What a busy busy week this has been! I am teaching full time now, which means I am teaching Afrikaans (well leading the class with worksheets at least since I can't speak the language), sciene, book education, EMS, maths and swim. By the end of the day my desk is completely covered with papers to grade, hand back, copy, etc... Yet despite all the chaos, I still love it. I love the humor of the students. Here is a priceless quote I received on Monday:
student: "Miss Heil, why do they call them roofies?"
student: "I think they should be called floories because you are more likely to end up on the floor than on the roof."
me: "Are you quoting The Hangover right now because I do not think that movie is appropiate for 6th grader."
The students also keep me on my toes. Since I am new to South Africa, I do not know what the students have learned in previous grades. It is not like the US where the teachers have an outline on what all they must teach. On Monday, I got observed teaching fractions. My teacher told me to start with the basics for a refresher. Well, I am glad that I made sure to have plenty of things to do in my lesson extender because when I gave a worksheet on matching a fraction with a picture (which I planned for lasting 25 minutes with a discussion), the students told me it was super easy and finished it in 5 minutes tops!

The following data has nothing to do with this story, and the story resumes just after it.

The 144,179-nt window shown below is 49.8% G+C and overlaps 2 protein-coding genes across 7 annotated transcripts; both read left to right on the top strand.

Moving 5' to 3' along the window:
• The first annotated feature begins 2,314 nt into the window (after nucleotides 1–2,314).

Some of my students have started a list of South African words that I don't know so that when I hear them I understand. Some of the new words they added to the list this week:
kyf means stole "Miss Heil, someone kyfed my pencil"
yebo means hello in Xhosa
skwif means skew "Don't skwif the story"
ayoba means cool
This weekend the other COST students and myself have decided to just chill in Grahamstown. Next week, we have half term from Wednesday to Monday so we only have to go to the school on Monday and Tuesday. I am going on camp with grade 6 to the African Imprint so I basically have the whole week off. Thursday we are leaving to go to Port Elizabeth for 4 days. While we are there we are going to watch a soccer game at the new Nelson Mandela Bay stadium built for the World Cup. We are also going to watch a rugby game. I have been told that people "tailgate" here too. They don't call it tailgating though.